It is stuff that makes up legends. And renowned Kuchipudi and Bharatanatyam dancer and scholar, Dr. Ananda Shankar Jayant enthralled audiences last week in the national capital. Along with excellent choreography, artistic brilliance and visually stunning aesthetics the Padma Shree awardee gave a rendition of ‘Tales from the Bull and the Tiger’ which has been praised as a riveting dance production this month ( December 16, 2019) at Kamani Auditorium in the national capital.
“Every Indian dancer seeks God’s blessings. We place Him at the core of our being, seeking His benediction in life and in dance,” says Ananda, a winner of the Padma Shri and Sangeet Natak Akademi award and an acclaimed TED speaker. “My years of yearning to encapsulate Him in a dance production led to the Tales from the Bull and the Tiger.” The latest path-breaking dance production, the 26th in the series from the repertoire of Shankarananda Kalakshetra, is performed by a vibrant ensemble cast of 20 dancers, with brilliant Bengaluru dancer Mithun Shyam as Guest artist in the lead along with Ananda. It has musical soundscape by Sathiraju Venumadhav, costume design by Ganesh Nallari, lights by Gyandev Singh, and digital design by Gunjan Ashtaputre.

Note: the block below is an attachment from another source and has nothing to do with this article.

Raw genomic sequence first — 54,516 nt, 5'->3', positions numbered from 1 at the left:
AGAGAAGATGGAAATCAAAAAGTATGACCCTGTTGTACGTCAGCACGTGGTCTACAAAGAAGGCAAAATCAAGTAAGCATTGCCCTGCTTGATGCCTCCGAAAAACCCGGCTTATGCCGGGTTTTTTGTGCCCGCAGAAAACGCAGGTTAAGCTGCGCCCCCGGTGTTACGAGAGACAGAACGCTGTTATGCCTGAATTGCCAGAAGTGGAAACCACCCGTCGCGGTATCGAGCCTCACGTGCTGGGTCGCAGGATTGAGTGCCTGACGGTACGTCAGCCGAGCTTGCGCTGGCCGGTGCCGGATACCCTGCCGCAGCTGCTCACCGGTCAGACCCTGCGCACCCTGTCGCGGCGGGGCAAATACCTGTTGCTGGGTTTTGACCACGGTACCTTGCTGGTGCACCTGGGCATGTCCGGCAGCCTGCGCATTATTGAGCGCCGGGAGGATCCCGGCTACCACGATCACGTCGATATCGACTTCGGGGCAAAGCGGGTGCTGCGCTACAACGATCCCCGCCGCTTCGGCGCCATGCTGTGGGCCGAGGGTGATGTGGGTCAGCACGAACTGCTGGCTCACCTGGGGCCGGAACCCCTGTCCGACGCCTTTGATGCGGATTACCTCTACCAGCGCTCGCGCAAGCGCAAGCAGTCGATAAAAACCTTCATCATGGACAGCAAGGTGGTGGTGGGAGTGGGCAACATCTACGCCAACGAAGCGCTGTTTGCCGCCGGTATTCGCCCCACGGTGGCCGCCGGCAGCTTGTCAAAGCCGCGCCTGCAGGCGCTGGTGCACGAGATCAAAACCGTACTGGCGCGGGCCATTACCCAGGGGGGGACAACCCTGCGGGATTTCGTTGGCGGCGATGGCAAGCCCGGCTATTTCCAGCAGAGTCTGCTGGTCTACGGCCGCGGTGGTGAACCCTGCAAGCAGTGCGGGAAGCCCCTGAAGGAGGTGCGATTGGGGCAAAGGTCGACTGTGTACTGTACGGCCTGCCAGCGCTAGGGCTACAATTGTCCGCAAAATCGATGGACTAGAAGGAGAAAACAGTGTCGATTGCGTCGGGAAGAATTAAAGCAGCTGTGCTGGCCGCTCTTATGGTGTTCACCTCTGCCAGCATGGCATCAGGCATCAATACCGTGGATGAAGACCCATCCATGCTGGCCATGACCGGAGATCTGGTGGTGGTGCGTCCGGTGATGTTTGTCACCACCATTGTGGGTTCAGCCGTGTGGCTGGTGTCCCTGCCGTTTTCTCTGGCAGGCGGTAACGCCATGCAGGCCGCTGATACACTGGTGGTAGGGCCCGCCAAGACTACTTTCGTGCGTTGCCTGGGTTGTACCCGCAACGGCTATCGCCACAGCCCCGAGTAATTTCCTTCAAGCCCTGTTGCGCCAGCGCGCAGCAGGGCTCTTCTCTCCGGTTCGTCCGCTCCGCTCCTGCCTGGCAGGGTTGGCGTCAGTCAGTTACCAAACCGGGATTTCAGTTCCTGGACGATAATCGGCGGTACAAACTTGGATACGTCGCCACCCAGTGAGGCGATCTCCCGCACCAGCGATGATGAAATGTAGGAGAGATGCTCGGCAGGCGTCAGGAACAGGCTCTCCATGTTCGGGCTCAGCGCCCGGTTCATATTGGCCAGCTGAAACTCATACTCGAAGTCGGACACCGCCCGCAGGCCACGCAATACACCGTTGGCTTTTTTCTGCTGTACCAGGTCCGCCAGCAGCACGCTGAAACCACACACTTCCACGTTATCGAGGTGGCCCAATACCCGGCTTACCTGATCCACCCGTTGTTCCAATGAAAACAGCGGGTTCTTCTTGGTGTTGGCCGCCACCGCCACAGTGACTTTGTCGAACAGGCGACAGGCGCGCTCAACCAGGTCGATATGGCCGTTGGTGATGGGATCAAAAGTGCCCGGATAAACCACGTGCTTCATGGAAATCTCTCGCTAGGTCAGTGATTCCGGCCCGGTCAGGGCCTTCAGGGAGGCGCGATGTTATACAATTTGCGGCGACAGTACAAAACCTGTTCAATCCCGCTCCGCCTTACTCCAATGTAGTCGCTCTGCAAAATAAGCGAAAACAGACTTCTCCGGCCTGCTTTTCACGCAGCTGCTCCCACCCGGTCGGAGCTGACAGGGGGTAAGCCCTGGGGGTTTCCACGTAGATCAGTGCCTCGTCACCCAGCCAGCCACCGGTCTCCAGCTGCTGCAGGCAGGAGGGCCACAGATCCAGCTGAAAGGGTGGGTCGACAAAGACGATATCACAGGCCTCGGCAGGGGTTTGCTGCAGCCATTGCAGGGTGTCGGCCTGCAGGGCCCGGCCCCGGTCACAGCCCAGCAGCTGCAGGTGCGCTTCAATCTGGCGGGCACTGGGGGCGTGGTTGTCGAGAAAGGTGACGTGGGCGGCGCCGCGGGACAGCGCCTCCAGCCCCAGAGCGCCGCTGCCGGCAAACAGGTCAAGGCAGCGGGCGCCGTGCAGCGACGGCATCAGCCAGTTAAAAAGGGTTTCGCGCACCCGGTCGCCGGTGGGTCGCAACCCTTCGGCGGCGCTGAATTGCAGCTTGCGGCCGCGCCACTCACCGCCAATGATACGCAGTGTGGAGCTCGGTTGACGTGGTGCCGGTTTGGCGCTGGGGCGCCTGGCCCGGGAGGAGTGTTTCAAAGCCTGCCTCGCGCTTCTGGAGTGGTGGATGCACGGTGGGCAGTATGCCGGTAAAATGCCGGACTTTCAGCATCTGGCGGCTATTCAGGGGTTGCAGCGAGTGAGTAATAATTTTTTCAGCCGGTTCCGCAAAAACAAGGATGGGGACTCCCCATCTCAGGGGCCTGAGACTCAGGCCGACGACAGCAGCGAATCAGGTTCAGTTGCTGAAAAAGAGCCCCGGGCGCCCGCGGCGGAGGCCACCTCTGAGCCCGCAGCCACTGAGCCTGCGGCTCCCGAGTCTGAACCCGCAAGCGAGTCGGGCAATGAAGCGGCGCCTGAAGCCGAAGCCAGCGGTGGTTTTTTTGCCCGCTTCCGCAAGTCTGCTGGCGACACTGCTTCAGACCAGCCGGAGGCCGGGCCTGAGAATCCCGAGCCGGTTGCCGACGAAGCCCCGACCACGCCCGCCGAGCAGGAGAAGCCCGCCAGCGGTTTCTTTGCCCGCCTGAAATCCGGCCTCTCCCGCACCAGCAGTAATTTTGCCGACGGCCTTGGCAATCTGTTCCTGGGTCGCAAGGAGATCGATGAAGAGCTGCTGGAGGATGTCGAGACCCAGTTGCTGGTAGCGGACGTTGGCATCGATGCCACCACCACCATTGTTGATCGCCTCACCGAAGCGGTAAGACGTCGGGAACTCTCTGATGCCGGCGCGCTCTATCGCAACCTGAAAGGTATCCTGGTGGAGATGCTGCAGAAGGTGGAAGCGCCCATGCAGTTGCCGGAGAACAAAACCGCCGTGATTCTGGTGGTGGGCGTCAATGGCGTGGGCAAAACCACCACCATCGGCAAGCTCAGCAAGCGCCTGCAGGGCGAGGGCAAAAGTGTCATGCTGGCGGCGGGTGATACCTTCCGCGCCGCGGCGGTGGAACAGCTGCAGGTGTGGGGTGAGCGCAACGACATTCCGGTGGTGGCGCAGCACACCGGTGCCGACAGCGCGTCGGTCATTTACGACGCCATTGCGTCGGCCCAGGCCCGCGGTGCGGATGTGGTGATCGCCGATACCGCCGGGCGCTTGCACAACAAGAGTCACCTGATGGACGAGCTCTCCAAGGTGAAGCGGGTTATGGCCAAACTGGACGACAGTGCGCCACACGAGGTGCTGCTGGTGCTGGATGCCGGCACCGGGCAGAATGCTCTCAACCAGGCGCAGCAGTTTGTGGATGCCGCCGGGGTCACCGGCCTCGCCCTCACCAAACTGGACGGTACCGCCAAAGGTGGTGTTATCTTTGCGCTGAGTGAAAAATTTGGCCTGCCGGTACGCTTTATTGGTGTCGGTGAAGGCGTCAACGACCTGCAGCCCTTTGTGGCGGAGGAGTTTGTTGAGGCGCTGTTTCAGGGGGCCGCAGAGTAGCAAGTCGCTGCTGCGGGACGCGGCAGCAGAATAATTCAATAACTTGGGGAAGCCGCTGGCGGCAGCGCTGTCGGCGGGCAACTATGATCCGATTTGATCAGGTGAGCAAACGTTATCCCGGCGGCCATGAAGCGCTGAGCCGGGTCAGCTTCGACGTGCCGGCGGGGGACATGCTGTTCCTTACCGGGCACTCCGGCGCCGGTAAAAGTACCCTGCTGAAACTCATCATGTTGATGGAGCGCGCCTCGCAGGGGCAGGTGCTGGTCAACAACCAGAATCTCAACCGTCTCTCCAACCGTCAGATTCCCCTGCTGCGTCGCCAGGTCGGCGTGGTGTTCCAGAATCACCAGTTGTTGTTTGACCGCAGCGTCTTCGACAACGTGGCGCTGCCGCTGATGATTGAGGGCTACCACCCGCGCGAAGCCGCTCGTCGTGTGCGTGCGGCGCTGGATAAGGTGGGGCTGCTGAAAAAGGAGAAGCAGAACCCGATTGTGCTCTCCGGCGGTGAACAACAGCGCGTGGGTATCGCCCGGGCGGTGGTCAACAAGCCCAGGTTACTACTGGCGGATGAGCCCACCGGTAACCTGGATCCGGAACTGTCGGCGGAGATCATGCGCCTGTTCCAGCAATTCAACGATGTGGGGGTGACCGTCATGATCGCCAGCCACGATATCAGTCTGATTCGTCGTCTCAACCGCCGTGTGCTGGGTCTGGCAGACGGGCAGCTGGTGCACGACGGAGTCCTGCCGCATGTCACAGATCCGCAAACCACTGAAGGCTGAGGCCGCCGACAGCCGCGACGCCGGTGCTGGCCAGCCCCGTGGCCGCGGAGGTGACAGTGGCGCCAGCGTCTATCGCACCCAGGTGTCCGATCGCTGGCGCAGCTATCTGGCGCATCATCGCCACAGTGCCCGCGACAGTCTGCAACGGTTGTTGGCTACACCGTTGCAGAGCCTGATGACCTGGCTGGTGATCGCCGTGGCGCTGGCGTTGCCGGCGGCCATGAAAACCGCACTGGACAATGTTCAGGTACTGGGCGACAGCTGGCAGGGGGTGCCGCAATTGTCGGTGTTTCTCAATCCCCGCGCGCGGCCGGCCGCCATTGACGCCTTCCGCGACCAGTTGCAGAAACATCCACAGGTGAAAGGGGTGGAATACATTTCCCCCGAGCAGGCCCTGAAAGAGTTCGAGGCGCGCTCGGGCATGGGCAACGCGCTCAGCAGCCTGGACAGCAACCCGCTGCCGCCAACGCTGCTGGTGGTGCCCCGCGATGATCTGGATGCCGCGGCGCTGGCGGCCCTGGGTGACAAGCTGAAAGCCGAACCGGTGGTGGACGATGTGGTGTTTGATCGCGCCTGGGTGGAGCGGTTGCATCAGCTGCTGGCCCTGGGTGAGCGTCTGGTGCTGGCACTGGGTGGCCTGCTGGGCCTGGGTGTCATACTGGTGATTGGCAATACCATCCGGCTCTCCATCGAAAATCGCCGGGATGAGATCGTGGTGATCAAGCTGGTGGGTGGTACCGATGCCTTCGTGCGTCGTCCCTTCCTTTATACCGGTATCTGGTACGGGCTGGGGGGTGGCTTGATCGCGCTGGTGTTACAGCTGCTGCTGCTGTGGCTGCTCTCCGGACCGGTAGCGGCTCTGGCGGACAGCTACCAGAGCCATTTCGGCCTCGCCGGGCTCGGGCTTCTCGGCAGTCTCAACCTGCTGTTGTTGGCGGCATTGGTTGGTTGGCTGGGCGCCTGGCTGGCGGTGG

Trained at Chennai’s most premier and sought after institutions, Kalakshetra, she completed a six year course, which most abandoned in year three or four. In the course of her training, at Kalakshetra and after, Ananda got acquainted with not only Bharatanatyam, but also Carnatic music, Veena, Choreography, Nattuvangam, Philosophy. She also had the honour of learning Kuchipudi from Pasumarthy Ramalinga Sastry, a legend in the field of dance.
But the real test of her being was not as a danseuse, but when she was diagnosed with cancer. But instead of cowering down she told herself that she will face it headlong and will ride it out. ‘’I will never ask why me,’’ she quipped. Heavily celebrated as a fiercely passionate dancer, the Padma Shri, India’s fourth highest civilian honour, was awarded for her versatile contribution to the field of dance. Her life was at its peak, and she had everything to lose when the news came. Today, she prefers to regard herself not as a cancer survivor, but as "cancer conqueror". Let's learn a little more about this brilliant woman who danced her way through cancer and beat it valiantly.
In its 40 years of existence, Shankarananda Kalakshetra has emerged as a pre-eminent national institution for performing arts, taking Indian art to audiences across the globe. Its artistic body of work spans mythologies, historical chronicles, gender issues, poetry, abstraction, philosophy and humour, even as it continues to train young aspirants in Bharatanatyam in Hyderabad. It is also a pioneer of arts in the digital space by creating a first-of-its-kind Bharanatyam practice app, named ‘Natyarambha’ (www.natyarambha.com ), which was launched in 2017 and is now followed across the world.